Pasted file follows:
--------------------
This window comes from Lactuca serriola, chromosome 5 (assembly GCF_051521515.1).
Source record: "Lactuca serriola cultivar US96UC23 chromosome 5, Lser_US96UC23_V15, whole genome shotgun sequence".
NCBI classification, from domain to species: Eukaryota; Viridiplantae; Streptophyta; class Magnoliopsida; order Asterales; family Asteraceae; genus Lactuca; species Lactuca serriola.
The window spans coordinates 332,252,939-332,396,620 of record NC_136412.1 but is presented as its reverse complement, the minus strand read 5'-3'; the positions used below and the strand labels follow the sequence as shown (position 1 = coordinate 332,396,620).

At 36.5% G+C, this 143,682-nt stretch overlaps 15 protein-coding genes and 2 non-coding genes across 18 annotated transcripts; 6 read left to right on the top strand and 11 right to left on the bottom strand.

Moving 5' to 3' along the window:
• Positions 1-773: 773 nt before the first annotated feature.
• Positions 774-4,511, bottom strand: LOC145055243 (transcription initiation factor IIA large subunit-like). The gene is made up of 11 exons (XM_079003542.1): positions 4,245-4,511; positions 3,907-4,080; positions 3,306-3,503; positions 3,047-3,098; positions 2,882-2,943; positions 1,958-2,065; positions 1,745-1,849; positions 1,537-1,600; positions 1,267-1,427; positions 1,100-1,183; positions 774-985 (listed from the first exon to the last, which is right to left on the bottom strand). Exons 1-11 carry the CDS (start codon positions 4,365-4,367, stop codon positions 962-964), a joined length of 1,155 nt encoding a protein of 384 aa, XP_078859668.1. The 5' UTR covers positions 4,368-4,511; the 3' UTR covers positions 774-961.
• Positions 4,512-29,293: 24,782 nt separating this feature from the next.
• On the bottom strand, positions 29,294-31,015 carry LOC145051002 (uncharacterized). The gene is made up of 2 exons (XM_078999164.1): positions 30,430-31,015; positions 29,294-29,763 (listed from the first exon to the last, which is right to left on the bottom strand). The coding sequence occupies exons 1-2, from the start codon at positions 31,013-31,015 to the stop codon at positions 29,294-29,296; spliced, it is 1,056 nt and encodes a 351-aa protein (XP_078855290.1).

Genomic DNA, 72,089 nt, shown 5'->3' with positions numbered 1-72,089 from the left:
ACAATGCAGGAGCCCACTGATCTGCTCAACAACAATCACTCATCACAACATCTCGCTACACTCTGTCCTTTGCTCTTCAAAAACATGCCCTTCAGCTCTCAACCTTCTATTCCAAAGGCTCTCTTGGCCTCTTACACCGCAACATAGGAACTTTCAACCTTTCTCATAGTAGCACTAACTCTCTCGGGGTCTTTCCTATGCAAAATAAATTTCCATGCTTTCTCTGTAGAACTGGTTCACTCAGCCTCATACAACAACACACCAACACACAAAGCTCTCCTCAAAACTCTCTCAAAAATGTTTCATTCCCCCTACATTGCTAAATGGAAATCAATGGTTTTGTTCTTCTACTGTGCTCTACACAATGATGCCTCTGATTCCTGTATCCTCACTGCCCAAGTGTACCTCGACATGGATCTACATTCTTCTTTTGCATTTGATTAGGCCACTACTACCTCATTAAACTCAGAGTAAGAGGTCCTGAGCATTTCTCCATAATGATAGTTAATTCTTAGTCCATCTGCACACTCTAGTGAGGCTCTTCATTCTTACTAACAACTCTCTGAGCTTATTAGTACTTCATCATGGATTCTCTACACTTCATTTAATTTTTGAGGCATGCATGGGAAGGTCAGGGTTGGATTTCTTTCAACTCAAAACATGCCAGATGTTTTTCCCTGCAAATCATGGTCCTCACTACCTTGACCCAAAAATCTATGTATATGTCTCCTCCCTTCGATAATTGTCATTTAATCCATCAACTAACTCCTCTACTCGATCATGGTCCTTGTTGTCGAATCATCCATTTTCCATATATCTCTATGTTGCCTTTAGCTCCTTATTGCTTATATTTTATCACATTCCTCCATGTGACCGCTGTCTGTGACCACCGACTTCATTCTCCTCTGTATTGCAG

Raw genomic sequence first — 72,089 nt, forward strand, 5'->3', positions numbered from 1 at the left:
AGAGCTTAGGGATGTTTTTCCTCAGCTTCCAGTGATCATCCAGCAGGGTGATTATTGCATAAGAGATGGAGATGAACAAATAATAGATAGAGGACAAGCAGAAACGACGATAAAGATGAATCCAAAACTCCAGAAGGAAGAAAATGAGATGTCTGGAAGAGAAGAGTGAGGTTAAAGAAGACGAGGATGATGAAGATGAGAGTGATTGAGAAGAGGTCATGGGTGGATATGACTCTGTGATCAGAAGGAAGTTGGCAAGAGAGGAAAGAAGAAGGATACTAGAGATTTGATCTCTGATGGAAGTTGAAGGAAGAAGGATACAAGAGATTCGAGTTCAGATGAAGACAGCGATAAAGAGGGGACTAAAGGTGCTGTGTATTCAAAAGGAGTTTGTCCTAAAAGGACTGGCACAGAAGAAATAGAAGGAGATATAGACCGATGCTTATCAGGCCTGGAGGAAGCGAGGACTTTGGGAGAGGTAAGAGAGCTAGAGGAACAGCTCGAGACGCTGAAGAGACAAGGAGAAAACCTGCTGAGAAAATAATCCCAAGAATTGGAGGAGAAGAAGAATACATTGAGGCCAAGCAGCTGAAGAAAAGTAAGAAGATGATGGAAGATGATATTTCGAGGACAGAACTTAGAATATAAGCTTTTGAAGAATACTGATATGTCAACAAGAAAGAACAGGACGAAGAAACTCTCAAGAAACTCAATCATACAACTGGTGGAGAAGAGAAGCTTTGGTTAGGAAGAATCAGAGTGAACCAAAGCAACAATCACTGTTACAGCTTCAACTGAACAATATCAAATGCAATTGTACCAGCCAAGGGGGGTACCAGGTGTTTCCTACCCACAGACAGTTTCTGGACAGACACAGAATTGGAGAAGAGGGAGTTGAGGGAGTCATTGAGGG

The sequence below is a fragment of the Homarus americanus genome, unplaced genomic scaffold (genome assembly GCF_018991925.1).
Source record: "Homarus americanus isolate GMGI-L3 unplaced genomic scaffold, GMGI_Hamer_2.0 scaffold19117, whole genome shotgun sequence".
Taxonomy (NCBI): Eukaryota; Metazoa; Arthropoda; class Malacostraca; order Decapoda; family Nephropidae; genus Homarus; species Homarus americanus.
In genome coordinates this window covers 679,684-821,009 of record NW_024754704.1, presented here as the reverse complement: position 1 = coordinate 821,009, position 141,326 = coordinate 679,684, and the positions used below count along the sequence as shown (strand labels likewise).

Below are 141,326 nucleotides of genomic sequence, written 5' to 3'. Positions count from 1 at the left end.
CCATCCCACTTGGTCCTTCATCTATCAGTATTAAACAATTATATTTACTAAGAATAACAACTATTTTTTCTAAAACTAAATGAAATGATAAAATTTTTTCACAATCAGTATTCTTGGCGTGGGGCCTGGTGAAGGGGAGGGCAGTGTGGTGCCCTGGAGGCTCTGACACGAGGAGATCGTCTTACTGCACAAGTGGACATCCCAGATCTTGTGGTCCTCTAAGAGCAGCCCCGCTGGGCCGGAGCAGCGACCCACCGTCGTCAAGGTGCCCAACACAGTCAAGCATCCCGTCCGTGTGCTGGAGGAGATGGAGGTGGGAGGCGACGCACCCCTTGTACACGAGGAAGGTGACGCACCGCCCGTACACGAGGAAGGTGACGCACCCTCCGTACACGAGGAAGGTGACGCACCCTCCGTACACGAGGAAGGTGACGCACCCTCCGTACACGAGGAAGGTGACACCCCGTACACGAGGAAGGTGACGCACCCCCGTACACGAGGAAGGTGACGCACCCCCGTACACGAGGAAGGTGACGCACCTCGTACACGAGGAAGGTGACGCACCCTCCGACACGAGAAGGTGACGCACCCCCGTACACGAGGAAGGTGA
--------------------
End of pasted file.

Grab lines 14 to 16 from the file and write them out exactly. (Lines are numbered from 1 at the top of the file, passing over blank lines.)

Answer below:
AGAGCTTAGGGATGTTTTTCCTCAGCTTCCAGTGATCATCCAGCAGGGTGATTATTGCATAAGAGATGGAGATGAACAAATAATAGATAGAGGACAAGCAGAAACGACGATAAAGATGAATCCAAAACTCCAGAAGGAAGAAAATGAGATGTCTGGAAGAGAAGAGTGAGGTTAAAGAAGACGAGGATGATGAAGATGAGAGTGATTGAGAAGAGGTCATGGGTGGATATGACTCTGTGATCAGAAGGAAGTTGGCAAGAGAGGAAAGAAGAAGGATACTAGAGATTTGATCTCTGATGGAAGTTGAAGGAAGAAGGATACAAGAGATTCGAGTTCAGATGAAGACAGCGATAAAGAGGGGACTAAAGGTGCTGTGTATTCAAAAGGAGTTTGTCCTAAAAGGACTGGCACAGAAGAAATAGAAGGAGATATAGACCGATGCTTATCAGGCCTGGAGGAAGCGAGGACTTTGGGAGAGGTAAGAGAGCTAGAGGAACAGCTCGAGACGCTGAAGAGACAAGGAGAAAACCTGCTGAGAAAATAATCCCAAGAATTGGAGGAGAAGAAGAATACATTGAGGCCAAGCAGCTGAAGAAAAGTAAGAAGATGATGGAAGATGATATTTCGAGGACAGAACTTAGAATATAAGCTTTTGAAGAATACTGATATGTCAACAAGAAAGAACAGGACGAAGAAACTCTCAAGAAACTCAATCATACAACTGGTGGAGAAGAGAAGCTTTGGTTAGGAAGAATCAGAGTGAACCAAAGCAACAATCACTGTTACAGCTTCAACTGAACAATATCAAATGCAATTGTACCAGCCAAGGGGGGTACCAGGTGTTTCCTACCCACAGACAGTTTCTGGACAGACACAGAATTGGAGAAGAGGGAGTTGAGGGAGTCATTGAGGG

The sequence below is a fragment of the Homarus americanus genome, unplaced genomic scaffold (genome assembly GCF_018991925.1).
Source record: "Homarus americanus isolate GMGI-L3 unplaced genomic scaffold, GMGI_Hamer_2.0 scaffold19117, whole genome shotgun sequence".